Looking for a construction job? Check out our latest jobs here

 

Posted by Richard Walsh on 20 May 2019

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How to Find the Career Path That’s Right for You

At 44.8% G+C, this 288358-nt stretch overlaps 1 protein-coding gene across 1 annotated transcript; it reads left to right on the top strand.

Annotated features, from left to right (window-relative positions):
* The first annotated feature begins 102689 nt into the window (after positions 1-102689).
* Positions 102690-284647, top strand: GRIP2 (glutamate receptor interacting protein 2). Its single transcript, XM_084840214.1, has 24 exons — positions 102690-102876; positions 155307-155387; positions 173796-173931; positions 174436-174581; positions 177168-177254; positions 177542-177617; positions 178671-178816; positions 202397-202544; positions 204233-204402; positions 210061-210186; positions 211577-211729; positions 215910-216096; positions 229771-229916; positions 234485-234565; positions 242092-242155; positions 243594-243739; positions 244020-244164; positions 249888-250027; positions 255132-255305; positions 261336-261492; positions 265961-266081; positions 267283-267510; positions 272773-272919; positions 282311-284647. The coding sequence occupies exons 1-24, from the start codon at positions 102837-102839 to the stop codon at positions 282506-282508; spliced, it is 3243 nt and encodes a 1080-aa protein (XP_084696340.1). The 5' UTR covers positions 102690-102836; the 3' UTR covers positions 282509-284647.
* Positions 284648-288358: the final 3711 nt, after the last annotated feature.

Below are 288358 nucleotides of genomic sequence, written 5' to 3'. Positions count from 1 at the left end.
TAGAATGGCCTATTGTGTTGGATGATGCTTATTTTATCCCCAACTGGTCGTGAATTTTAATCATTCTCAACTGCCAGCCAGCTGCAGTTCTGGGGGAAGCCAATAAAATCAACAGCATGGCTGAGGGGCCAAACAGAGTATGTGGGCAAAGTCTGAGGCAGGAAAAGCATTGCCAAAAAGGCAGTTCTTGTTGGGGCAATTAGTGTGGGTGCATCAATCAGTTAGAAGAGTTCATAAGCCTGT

How to Find the Career Path That’s Right for You